Saying that, would you feel the same if your ex acted as a proper dad to your DS? I don't think it is fair to expect DP to feel as a dad would towards his SS just because his dad doing so.

You can't force feelings on someone, you can only expect respect and them being prepared to make efforts when there are issues.

AndNowItsSeven Fri 10-Jun-16 08:58:35

The biological thing is crap. adoptive mothers treat their dc as their own.

Wdigin2this Fri 10-Jun-16 09:05:32

Andnow I would suggest that adoptive mothers generally don't have DSC to compare their feelings with!

Wdigin2this Fri 10-Jun-16 09:08:02

Swing I agree, feelings are what you feel...they are not reasoned or necessarily rational! But how you treat your DSC/DSGC is what matters most...kindness and care is a love in itself!

AndNowItsSeven Fri 10-Jun-16 09:17:45

A fair number have birth children to compare with.

Peach1886 Fri 10-Jun-16 09:21:46

But Andnow there is a big difference between adopting kids who become yours legally with their birth mother not much/not at all involved in their lives, and step kids who already have a mother and thus it's not appropriate for you to take on that role. I have been actively involved in my DSCs life since they were very young, but because their primary care-giver (to use the jargon) is not me, however much I care them them, it's not the same feeling as I have for my own DC.

MeAndMy3LovelyBoys Fri 10-Jun-16 09:36:08

Andnow An adopted child is not the same as a stepchild. An adopted child you choose to be their parent in every sense of the word and that child is your child. There is an expectation that you will feel the same towards them as any biological children because you are their mum/dad.
As for stepchildren, they are not the child's parent. Some people do adopt their stepchildren and that takes me to the paragraph above, but in the vast majority of cases people do not adopt their stepchildren and therefore they are not the child's mum/dad because they haven't add that choice to do be. Of course, people who don't adopt their stepchildren are more than welcome to feel the same towards their stepchildren as thy do their own, and some do. All I am saying is that there should be no expectation put on to them like there would be if they adopted the child.

But the biggest point for me is that the children who still have both parents in their lives, there shouldnt be any expectation at all that the stepparents feel and act maternal/paternal towards their stepchildren.

Tatiana11235 Fri 10-Jun-16 09:47:27

Lower your expectations OP.

I am a step parent. I never felt like my DSS is my DS. I care about him, I look after him, I ask how thing are but he's got his mum to mother him.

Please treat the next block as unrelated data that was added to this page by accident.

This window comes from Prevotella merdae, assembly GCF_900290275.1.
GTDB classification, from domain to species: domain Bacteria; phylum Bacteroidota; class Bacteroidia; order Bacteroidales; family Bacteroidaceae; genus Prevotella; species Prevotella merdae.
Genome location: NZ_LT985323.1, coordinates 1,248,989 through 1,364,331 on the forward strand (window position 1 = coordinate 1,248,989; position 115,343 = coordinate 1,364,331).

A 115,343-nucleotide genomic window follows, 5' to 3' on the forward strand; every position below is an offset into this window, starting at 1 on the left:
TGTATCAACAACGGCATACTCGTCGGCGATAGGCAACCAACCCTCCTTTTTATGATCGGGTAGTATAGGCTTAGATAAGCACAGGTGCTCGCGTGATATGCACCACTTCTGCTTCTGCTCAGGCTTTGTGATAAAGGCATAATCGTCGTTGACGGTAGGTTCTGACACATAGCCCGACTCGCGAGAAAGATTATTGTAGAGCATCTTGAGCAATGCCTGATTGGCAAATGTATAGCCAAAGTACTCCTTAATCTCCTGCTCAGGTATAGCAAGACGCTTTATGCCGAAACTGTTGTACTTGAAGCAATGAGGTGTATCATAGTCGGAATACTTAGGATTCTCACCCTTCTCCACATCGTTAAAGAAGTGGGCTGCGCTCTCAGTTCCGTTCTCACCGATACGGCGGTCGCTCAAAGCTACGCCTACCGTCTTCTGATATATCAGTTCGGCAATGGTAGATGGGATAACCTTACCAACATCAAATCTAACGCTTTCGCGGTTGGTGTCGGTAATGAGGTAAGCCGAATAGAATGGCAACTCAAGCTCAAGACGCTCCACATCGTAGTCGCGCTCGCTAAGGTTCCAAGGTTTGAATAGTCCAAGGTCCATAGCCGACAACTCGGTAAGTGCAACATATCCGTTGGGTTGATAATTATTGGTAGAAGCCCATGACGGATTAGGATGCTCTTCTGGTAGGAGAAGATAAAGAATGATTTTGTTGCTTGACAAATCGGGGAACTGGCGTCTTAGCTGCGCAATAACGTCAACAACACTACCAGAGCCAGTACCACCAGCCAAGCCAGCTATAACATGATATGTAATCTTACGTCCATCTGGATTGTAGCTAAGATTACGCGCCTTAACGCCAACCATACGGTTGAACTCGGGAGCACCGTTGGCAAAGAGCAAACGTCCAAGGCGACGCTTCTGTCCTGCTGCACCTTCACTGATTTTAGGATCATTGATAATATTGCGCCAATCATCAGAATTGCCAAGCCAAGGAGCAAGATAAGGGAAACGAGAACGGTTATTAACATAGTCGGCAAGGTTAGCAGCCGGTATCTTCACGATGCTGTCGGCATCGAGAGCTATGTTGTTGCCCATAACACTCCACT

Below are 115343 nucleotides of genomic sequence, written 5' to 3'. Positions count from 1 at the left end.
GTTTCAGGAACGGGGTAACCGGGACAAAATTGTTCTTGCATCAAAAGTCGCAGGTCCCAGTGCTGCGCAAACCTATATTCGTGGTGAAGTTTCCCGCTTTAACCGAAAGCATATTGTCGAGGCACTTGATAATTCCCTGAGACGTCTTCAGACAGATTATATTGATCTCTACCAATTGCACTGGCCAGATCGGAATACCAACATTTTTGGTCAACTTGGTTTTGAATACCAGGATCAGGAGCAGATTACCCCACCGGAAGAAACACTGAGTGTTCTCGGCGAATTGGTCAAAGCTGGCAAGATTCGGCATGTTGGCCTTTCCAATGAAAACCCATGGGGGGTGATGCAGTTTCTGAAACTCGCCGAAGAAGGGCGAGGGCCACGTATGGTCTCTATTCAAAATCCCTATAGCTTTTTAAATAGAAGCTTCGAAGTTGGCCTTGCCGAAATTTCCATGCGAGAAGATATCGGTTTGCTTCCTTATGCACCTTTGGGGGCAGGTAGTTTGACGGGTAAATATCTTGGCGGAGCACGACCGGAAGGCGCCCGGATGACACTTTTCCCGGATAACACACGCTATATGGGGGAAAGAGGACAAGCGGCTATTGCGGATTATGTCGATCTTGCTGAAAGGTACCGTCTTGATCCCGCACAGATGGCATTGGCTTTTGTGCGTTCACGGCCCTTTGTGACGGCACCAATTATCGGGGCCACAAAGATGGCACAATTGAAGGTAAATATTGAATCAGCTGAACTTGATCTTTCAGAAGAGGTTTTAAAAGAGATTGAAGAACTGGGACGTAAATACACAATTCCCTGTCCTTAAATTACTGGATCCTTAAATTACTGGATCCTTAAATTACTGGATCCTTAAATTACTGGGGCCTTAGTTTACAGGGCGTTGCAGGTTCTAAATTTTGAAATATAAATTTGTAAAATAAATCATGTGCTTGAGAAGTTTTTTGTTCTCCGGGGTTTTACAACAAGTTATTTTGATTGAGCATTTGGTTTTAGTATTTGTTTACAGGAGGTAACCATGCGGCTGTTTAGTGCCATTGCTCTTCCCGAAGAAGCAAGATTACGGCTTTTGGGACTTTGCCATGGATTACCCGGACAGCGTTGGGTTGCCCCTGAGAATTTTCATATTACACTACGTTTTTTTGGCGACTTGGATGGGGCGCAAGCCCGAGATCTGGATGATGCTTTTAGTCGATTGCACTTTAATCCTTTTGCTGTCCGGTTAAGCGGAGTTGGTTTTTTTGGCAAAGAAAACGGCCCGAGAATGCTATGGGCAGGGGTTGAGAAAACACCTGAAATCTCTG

Don't expect you DH to be a new dad to your DS. They can be friends, your DH can be a bit of a mentor or whatever but remember it's hard to devote yourself to somebody else's child. Adoption is different because you actively go out looking to become a replacement parent. I doubt your DH had this in mind when you got married.

AndNowItsSeven Fri 10-Jun-16 12:48:51

I know an adopted child is not the same as a step child. I was making the point that biology is irrelevant in loving a child as your own.

lateforeverything Fri 10-Jun-16 12:58:17

biology is irrelevant in loving a child as your own

AndNow, I hear you loud and clear!

I'm in the minority as I'm adopting my stepson and to be honest all the comments about it 'never being the same' etc etc etc are so dull to me that it's actually a bit like white noise... I just tune it out and my husband just laughs at (some) people's sheer ignorance.

I am fiercely protective of my stepson and adore him. If I eventually have a baby then so be it, I'll be a mother of 2... or 3 lol. There are some people who you will never convince though so in the nicest possible way, stop wasting your time with them; I have smile

OP try not to force things, it's totally understandable to feel hurt but at least in general your dh goes above and beyond.

FastWindow Fri 10-Jun-16 13:04:40

I love my dss'es. But i am not tied by the heartstrings to them in the way i am to my own dc. Its not possible for me. Not saying others cant do this, but the programming is to favour your own dc. Simply nature, doing what it does, not putting anyone down whatever kind of parent they are.

I may not have got my point across too well. Adoptive parents are saints, I think.

barkinginessex Fri 10-Jun-16 13:10:19

I'm a SM and I find these comments awful and I feel sorry for your DSCs, surely you must all realise that they will pick up on your feelings?